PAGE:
I was happy that my friend Amanda called my attention today about an article in Washington Post that featured eggs from Whitmore Farm. The article answered the questions that I have had about the eggs. According to Farmer Will:
"The rich yolk color is primarily due to the fact our chickens are moved daily to fresh clover and grasses high in the antioxidant vitamin beta carotene," Morrow said. "Butter made from milk from grass-fed cows also has a bright saturated color that would surprise most people. It's not that these foods are so unusually bright in color; it's that the bulk of our food nowadays is so unnaturally pale because it's coming from unhealthy animals."The eggs from Whitmore Farm are also multicolored on the outside. I find this precious, but it doesn't affect me much. However I have friends that rave about multicolored eggs because they are so beautiful. I just wondered what made them different colors:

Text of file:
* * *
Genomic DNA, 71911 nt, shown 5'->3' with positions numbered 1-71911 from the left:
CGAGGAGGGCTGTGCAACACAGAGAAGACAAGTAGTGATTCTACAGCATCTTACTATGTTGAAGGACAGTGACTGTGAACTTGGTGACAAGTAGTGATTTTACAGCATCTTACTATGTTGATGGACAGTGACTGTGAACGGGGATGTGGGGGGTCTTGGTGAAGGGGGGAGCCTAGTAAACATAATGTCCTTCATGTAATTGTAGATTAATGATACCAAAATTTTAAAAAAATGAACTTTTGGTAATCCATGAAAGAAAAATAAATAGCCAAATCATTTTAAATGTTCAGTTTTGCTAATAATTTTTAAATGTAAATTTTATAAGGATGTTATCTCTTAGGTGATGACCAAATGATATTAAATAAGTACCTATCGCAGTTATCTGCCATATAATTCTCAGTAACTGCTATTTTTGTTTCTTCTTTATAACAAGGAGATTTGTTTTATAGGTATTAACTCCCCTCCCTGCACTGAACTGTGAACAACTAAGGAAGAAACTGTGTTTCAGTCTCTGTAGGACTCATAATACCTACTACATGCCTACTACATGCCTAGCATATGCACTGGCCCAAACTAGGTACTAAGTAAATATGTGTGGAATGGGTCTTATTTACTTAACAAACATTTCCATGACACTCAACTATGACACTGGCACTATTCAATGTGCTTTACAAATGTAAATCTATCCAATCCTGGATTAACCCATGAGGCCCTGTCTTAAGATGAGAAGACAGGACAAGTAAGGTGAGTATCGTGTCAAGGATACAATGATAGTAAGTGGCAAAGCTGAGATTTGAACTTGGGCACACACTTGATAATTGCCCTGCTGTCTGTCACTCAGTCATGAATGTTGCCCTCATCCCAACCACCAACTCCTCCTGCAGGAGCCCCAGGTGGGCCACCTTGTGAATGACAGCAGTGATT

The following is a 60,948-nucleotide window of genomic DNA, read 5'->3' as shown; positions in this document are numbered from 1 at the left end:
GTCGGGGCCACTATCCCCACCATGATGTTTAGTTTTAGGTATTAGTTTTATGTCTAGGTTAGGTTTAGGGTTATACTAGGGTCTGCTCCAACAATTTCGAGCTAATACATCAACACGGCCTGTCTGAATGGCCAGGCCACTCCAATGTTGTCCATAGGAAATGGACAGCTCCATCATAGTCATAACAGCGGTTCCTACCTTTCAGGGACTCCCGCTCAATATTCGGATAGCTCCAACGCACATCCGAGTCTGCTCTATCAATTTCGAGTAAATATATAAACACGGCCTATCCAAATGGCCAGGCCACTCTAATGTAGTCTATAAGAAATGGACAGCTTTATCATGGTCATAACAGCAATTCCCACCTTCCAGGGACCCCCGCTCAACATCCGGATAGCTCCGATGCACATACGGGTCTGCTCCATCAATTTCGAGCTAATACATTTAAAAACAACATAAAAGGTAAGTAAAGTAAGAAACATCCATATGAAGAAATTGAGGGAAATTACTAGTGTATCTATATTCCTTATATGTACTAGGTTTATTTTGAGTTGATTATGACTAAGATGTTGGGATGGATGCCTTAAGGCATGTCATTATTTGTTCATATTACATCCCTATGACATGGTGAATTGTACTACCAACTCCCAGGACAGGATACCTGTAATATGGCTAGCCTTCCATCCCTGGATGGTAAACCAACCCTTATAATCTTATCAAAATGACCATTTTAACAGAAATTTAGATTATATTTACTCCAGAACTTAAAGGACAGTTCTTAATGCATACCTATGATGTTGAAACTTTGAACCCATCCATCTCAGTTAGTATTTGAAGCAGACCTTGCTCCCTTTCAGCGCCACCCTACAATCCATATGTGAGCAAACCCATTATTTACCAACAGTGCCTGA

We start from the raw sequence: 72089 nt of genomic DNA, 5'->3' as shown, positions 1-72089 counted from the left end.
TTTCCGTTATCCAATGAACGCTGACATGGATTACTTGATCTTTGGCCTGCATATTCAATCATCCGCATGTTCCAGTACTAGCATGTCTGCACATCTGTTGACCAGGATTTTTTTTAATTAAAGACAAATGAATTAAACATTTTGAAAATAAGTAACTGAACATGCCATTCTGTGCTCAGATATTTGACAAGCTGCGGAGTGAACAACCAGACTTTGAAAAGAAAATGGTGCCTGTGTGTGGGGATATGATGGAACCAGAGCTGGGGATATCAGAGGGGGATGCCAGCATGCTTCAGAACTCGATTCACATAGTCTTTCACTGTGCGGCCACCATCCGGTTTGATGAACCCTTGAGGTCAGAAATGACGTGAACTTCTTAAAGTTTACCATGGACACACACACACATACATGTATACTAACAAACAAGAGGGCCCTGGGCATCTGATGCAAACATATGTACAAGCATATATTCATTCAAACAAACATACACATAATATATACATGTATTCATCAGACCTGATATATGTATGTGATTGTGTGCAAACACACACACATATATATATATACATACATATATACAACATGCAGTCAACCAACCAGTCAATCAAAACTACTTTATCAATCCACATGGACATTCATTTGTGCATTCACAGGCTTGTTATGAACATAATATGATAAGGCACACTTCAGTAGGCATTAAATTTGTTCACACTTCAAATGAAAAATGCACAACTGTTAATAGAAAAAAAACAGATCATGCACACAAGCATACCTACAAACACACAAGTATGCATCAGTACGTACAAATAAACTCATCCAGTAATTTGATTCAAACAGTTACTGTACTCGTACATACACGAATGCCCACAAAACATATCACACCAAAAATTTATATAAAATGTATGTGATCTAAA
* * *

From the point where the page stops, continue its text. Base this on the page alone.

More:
That the Whitmore Farm eggs are special is obvious at first glance; some are white, others tan, pale blue or varying shades of brown with speckles. The eggs come from Leghorns and four specialty breeds of chickens (Ameraucana, Marans, Delaware and Welsummer), which explains the color array.You can get excellent farm fresh eggs from several of the vendors at the West Frederick Farmer's Market. I am aware of South Mountain Creamery, Summer Creek Farm, Rohrer's Meats, Chesapeake's Choice (earlier in the season) and Whitmore Farm having them.
As a side note, when you buy eggs, they should always be graded, cleaned, and kept cool. Maryland law prohibits the sale of eggs any other way.
The photo is from the Washington Post and the caption reads, "Eggs en Cocotte are baked in single-serving portions in a water bath. (Jonathan Ernst - For The Washington Post)"